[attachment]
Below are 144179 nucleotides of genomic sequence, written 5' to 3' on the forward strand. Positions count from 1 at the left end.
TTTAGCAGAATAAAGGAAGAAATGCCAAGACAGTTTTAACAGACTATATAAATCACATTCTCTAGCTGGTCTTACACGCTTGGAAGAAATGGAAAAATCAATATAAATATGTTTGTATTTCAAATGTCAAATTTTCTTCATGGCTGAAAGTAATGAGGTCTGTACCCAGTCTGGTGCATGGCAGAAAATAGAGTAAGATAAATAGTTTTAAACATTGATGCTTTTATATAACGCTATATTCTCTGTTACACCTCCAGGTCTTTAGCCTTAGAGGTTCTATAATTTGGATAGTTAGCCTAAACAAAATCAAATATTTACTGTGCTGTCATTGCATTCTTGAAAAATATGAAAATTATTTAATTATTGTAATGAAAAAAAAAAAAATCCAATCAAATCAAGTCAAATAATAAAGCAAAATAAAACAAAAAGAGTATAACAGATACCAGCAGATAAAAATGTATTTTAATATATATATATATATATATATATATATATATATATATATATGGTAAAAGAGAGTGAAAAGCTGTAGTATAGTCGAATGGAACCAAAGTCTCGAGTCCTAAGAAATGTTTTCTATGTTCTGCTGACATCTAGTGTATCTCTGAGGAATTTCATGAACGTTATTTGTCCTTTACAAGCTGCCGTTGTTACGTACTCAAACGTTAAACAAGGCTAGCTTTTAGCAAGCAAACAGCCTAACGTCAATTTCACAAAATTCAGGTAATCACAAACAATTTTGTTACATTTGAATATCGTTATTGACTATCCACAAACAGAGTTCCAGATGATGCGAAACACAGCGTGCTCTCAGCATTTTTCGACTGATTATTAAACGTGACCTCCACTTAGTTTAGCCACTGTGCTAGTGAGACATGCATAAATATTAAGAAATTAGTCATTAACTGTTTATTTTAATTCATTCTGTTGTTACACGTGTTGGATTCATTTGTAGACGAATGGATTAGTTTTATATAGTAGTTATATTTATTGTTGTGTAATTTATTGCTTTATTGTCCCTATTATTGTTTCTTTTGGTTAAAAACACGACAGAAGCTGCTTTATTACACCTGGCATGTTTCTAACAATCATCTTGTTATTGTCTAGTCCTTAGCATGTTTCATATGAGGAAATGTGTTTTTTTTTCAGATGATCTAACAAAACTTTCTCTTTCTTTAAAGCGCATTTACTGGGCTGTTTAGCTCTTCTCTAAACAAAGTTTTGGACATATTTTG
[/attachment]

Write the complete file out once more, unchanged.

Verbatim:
Below are 144179 nucleotides of genomic sequence, written 5' to 3' on the forward strand. Positions count from 1 at the left end.
TTTAGCAGAATAAAGGAAGAAATGCCAAGACAGTTTTAACAGACTATATAAATCACATTCTCTAGCTGGTCTTACACGCTTGGAAGAAATGGAAAAATCAATATAAATATGTTTGTATTTCAAATGTCAAATTTTCTTCATGGCTGAAAGTAATGAGGTCTGTACCCAGTCTGGTGCATGGCAGAAAATAGAGTAAGATAAATAGTTTTAAACATTGATGCTTTTATATAACGCTATATTCTCTGTTACACCTCCAGGTCTTTAGCCTTAGAGGTTCTATAATTTGGATAGTTAGCCTAAACAAAATCAAATATTTACTGTGCTGTCATTGCATTCTTGAAAAATATGAAAATTATTTAATTATTGTAATGAAAAAAAAAAAAATCCAATCAAATCAAGTCAAATAATAAAGCAAAATAAAACAAAAAGAGTATAACAGATACCAGCAGATAAAAATGTATTTTAATATATATATATATATATATATATATATATATATATATATATGGTAAAAGAGAGTGAAAAGCTGTAGTATAGTCGAATGGAACCAAAGTCTCGAGTCCTAAGAAATGTTTTCTATGTTCTGCTGACATCTAGTGTATCTCTGAGGAATTTCATGAACGTTATTTGTCCTTTACAAGCTGCCGTTGTTACGTACTCAAACGTTAAACAAGGCTAGCTTTTAGCAAGCAAACAGCCTAACGTCAATTTCACAAAATTCAGGTAATCACAAACAATTTTGTTACATTTGAATATCGTTATTGACTATCCACAAACAGAGTTCCAGATGATGCGAAACACAGCGTGCTCTCAGCATTTTTCGACTGATTATTAAACGTGACCTCCACTTAGTTTAGCCACTGTGCTAGTGAGACATGCATAAATATTAAGAAATTAGTCATTAACTGTTTATTTTAATTCATTCTGTTGTTACACGTGTTGGATTCATTTGTAGACGAATGGATTAGTTTTATATAGTAGTTATATTTATTGTTGTGTAATTTATTGCTTTATTGTCCCTATTATTGTTTCTTTTGGTTAAAAACACGACAGAAGCTGCTTTATTACACCTGGCATGTTTCTAACAATCATCTTGTTATTGTCTAGTCCTTAGCATGTTTCATATGAGGAAATGTGTTTTTTTTTCAGATGATCTAACAAAACTTTCTCTTTCTTTAAAGCGCATTTACTGGGCTGTTTAGCTCTTCTCTAAACAAAGTTTTGGACATATTTTG